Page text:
If you have enjoyed this series of articles and the puzzles and would like to see a cryptic crossword puzzle included in future editions of Synergy, express your opinion by sending an e-mail to firstname.lastname@example.org. If sufficient numbers of enthusiastic readers respond positively, the editor has offered space for a regular cryptic crossword in future.
In three previous articles, readers have learned that the basic rule of cryptic crossword solving is that each clue has two parts: some wordplay and a definition (not always in the same order).
Types of wordplay introduced so far have been anagrams, reversals, containers, homographs, homophones, deletions, charades, dictionary definitions, puns, abbreviations and literary references. In this article, three final types will be introduced before readers face a puzzle with clues using wordplay types from all four articles.
Not to be confused with literary references, literal references have wordplay which analyses very literally – as in “little skipper (6)”. The compiler is challenging you to determine who or what is small and is either a captain or who skips? With help from other letters in the solution, you should come to recognize truant as the answer.
A second example would be “sharpen flowing water mark (10).” Here it takes a while to calculate which is the clue and which is the wordplay, but working backwards, a mark could be a line, flowing water could be a river, creek or a stream – ah, streamline is (literally) to sharpen.
Next – letter replacement. Here the wordplay tells you which letter(s) to replace – as in “make AO in state to get the idea (6).” Another word for state is nation. Change the A to O (make AO) and it becomes notion…. an idea.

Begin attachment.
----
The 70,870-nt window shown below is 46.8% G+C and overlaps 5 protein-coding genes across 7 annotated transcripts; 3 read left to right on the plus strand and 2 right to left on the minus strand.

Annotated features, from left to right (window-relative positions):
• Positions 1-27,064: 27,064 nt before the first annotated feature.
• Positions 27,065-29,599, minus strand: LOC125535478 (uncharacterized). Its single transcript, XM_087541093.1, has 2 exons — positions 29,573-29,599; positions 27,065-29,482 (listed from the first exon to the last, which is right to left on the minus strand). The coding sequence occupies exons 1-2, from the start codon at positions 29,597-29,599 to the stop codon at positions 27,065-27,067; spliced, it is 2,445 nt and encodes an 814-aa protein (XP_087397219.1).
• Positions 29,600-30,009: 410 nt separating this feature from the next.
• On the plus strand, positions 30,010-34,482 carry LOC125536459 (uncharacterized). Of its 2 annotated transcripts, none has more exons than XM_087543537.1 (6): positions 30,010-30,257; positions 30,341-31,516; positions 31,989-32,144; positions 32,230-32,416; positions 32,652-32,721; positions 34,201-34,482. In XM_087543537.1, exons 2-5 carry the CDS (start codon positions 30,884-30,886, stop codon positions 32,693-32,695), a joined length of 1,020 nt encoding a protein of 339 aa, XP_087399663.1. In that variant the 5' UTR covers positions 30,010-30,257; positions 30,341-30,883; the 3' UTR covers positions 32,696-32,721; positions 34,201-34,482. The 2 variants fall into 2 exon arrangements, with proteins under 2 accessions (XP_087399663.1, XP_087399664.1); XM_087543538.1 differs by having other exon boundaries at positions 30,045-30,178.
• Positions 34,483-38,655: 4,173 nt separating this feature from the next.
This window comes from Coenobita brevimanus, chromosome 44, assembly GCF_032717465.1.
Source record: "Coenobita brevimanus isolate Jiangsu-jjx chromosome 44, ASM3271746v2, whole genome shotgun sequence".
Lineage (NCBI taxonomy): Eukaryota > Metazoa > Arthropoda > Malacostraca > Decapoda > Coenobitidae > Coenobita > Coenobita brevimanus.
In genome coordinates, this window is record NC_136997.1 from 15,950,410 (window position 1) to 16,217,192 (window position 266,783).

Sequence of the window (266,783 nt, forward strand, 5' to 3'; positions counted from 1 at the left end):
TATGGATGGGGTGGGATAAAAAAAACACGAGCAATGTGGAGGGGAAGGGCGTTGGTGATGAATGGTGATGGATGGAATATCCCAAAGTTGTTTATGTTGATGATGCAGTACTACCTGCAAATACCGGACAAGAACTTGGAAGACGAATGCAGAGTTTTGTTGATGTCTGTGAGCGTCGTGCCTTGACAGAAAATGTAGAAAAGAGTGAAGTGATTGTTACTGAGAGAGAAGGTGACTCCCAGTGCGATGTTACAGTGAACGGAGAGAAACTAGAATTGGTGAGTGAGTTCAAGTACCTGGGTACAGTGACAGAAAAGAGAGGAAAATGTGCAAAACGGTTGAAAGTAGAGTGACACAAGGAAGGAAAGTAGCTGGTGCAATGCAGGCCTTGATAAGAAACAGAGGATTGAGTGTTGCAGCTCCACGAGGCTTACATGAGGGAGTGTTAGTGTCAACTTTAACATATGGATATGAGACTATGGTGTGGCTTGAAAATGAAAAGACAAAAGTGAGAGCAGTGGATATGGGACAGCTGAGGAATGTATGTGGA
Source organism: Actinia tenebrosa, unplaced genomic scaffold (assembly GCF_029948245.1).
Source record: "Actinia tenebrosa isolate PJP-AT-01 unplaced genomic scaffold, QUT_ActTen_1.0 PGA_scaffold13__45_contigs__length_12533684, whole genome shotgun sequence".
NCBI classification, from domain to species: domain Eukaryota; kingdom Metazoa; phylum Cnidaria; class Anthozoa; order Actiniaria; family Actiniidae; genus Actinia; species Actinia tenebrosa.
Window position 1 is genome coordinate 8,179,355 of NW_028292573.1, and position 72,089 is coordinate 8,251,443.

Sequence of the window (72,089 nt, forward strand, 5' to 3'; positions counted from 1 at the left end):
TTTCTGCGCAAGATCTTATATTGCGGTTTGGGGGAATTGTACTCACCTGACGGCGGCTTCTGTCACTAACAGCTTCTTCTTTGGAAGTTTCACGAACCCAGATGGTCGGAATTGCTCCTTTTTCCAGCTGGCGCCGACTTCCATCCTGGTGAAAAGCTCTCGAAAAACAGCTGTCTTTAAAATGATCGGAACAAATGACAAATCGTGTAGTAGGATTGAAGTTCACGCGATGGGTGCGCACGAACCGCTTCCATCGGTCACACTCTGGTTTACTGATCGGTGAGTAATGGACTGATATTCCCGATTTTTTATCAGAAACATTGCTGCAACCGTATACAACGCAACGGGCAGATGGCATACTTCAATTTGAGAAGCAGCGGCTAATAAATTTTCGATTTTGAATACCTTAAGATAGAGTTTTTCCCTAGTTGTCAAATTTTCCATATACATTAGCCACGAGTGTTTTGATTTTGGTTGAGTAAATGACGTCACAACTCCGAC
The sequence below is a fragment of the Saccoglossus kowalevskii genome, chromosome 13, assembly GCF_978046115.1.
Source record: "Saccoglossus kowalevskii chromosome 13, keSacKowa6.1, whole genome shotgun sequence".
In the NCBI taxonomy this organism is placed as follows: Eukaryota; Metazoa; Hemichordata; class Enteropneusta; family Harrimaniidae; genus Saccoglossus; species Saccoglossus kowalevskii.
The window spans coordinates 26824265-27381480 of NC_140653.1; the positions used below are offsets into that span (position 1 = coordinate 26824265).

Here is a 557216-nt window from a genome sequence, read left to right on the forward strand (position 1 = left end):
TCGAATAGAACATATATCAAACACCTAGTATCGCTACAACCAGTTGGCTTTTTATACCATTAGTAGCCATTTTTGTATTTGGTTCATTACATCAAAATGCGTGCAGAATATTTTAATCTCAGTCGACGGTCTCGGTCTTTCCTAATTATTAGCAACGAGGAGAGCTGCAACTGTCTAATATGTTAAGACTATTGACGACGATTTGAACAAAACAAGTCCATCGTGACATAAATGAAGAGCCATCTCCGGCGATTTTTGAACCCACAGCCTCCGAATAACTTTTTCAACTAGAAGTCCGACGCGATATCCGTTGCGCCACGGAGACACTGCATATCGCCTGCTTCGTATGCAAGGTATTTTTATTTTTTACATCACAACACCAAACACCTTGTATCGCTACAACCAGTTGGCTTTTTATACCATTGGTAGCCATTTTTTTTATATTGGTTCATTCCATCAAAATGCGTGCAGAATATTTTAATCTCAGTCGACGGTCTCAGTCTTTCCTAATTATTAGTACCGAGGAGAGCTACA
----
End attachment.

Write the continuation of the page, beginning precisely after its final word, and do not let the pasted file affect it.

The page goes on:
One last type is “combinations”. Rather than a new type, it is just a complication of combining other types of wordplay. For example, “pagans strangely hate barnyard birds (8)”. Strangely is one of the cue words for an anagram, so you can re-arrange the letters of hate – barnyard birds could be geese or turkeys or hens. Putting a re-arranged hate with hens gives heathens – a synonym for pagans.
A final example is “I’m held in scorn turning bright red (7).” Held in is a cue word for a container, so I’m will be inside the solution somewhere. turning is a cue for an anagram – so we can re-arrange scorn, insert im and produce crimson – a bright red.
Clever (or is it nasty?) crossword compilers will try to mislead or confuse the solver by disguising and combining wordplay in weird ways. The solver needs to be curious and imaginative to stay one jump ahead of the compiler.
Time for a final practice! The puzzle below is larger than the previous three and includes wordplay types which were described in any of the four articles to date. Enjoy!
New readers who wish to catch up can find the first few articles in this series by going to the Synergy website at www.synergymag.ca and searching for “crossword”.